There is a better way. The Believe Act, an alternative solution to the Chinese and Indian backlog, suggests that its sponsor, Sen. Rand Paul (R-Ky.), understands the unintended consequences of H.R. 1044.
Paul’s solution, which involves increasing the number of green cards annually and a combination of measures from not counting spouses and children of the immigrant against the cap to providing transitional status and employment authorization to those in line for a green card, would solve the problem for Chinese and Indian workers without punishing workers from other countries.
New legislation does not happen in a vacuum, and H.R. 1044 is an example of the chaos that can ensue when legislators, while guided by the best of intentions, are not sufficiently knowledgeable about the complexities of the INA, and how new legislation would interact with existing law and existing backlogs.
We need immigrants in Silicon Valley and everywhere else in America and we need immigrants from all nations—large and small. Yet the support and drafting of this bill—which does not include increases in the current limitations—demonstrates our failure to deal holistically with our immigration issues.
Appeasing one section of the country to the significant detriment of all others though is wrong, especially when better alternatives are before Congress.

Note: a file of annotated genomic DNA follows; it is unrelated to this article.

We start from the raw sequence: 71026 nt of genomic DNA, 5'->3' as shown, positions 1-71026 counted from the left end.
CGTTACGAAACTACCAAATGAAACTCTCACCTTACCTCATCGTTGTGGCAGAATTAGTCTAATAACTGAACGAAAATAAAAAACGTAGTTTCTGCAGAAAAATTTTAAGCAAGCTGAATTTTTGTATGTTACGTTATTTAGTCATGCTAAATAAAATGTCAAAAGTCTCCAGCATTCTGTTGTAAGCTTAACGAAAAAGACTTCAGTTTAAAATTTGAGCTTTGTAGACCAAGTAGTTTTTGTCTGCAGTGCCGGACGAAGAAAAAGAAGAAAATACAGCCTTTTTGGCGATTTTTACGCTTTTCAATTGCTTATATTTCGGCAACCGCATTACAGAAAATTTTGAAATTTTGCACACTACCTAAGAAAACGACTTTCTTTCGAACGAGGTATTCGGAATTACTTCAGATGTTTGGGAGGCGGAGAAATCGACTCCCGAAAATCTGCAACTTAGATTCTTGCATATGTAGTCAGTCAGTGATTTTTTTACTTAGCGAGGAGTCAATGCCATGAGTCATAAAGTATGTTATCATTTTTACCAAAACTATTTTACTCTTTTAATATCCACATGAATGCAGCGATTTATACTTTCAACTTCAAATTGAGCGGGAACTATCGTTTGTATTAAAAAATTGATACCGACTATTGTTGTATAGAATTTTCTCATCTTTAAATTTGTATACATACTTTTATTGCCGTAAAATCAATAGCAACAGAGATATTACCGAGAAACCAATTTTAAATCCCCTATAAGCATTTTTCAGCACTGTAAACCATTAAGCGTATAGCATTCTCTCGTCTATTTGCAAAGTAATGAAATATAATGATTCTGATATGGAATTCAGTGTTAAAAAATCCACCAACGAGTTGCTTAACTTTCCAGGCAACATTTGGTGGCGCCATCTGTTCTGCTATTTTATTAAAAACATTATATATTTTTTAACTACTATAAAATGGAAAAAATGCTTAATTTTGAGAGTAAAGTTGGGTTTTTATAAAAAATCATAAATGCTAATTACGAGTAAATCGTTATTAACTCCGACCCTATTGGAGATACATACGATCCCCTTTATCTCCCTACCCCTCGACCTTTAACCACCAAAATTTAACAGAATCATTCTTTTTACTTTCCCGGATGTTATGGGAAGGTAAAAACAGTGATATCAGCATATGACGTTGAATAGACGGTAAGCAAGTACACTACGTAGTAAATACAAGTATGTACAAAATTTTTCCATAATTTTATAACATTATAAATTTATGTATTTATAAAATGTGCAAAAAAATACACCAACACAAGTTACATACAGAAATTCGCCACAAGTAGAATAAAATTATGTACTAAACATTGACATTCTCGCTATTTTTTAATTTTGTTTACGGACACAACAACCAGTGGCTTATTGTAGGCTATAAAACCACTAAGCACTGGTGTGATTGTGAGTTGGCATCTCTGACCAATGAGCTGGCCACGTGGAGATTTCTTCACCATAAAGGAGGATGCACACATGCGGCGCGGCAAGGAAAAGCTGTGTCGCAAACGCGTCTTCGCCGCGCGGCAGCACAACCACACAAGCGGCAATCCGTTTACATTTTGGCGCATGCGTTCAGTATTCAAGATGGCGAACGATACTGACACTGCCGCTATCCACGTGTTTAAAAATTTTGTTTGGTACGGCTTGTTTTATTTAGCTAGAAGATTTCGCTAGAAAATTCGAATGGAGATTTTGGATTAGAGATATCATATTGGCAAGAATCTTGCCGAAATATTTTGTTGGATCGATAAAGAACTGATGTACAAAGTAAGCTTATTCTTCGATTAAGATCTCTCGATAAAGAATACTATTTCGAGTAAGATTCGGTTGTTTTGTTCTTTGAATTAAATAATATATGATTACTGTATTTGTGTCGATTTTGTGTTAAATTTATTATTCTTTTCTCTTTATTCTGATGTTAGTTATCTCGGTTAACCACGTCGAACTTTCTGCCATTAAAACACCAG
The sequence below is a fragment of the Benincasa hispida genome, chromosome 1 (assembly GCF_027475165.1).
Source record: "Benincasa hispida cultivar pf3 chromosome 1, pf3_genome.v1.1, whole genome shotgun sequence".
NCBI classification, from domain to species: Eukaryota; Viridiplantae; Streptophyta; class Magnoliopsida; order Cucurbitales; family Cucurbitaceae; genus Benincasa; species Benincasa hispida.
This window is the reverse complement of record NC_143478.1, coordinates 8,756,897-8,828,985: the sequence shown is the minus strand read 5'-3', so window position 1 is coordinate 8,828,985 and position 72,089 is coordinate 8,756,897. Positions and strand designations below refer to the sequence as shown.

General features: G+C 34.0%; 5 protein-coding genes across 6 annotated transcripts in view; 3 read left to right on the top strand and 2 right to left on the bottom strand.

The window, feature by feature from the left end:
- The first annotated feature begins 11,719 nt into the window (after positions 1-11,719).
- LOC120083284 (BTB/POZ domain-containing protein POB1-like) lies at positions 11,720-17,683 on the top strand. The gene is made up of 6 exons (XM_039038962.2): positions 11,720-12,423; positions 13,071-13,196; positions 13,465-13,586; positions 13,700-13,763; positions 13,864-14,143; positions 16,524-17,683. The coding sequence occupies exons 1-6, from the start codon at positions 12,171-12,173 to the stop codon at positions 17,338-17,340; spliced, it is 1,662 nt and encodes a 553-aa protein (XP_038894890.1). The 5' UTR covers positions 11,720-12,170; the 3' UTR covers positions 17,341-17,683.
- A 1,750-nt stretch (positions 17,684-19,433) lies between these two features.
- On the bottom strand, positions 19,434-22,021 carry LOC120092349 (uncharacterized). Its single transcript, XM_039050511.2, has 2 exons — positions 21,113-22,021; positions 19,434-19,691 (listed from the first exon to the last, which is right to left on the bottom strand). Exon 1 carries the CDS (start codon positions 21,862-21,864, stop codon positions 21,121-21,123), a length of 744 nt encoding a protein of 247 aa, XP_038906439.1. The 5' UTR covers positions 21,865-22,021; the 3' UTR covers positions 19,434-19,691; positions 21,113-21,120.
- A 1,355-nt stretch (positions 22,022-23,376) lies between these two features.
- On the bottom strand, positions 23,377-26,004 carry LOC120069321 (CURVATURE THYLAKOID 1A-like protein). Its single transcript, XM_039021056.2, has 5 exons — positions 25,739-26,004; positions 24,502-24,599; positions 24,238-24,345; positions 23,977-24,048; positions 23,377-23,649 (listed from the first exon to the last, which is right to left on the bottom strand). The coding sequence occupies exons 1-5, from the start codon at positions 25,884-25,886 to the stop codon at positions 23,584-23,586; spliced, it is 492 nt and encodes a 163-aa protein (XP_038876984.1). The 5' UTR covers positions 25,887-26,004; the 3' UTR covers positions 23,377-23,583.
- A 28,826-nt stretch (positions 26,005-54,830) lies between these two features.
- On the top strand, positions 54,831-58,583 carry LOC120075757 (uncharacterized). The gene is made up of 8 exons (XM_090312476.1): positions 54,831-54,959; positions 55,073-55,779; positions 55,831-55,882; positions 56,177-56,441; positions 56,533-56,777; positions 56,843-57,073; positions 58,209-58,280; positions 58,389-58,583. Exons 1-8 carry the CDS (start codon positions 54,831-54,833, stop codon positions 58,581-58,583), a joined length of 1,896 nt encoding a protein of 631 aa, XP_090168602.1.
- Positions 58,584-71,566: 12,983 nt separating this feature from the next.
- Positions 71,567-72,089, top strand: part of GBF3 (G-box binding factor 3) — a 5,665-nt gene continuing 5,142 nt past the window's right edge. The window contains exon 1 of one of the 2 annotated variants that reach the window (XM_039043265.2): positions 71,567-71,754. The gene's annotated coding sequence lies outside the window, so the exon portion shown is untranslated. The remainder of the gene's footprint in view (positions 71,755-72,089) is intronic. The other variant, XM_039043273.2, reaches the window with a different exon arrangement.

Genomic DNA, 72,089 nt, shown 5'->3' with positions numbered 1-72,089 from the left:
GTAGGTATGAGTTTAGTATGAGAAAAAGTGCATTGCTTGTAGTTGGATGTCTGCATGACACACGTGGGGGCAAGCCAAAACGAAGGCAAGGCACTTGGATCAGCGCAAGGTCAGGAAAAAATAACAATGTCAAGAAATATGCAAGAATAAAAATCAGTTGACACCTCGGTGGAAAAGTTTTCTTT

This column does not necessarily reflect the opinion of The Bureau of National Affairs, Inc. or its owners.
Amy Maldonado is recognized as a national expert on issues in immigration law and her area of practice concentration is business immigration (employment-based immigrant and nonimmigrant visa petitions) for professionals.
Karin Wolman is a sole practitioner in New Yorik with over 20 years of experience handling employment-based immigration matters for individuals and organizations of all sizes.
Chris Richardson is a former U.S. diplomat and immigration attorney with Cooper RIchardson PA who specializes in employment-based immigration.
Ksenia Maiorova is an award-winning immigration attorney in Orlando, Fla., who dedicates a substantial portion of her practice to employment-based visas and green cards for professional athletes and coaches.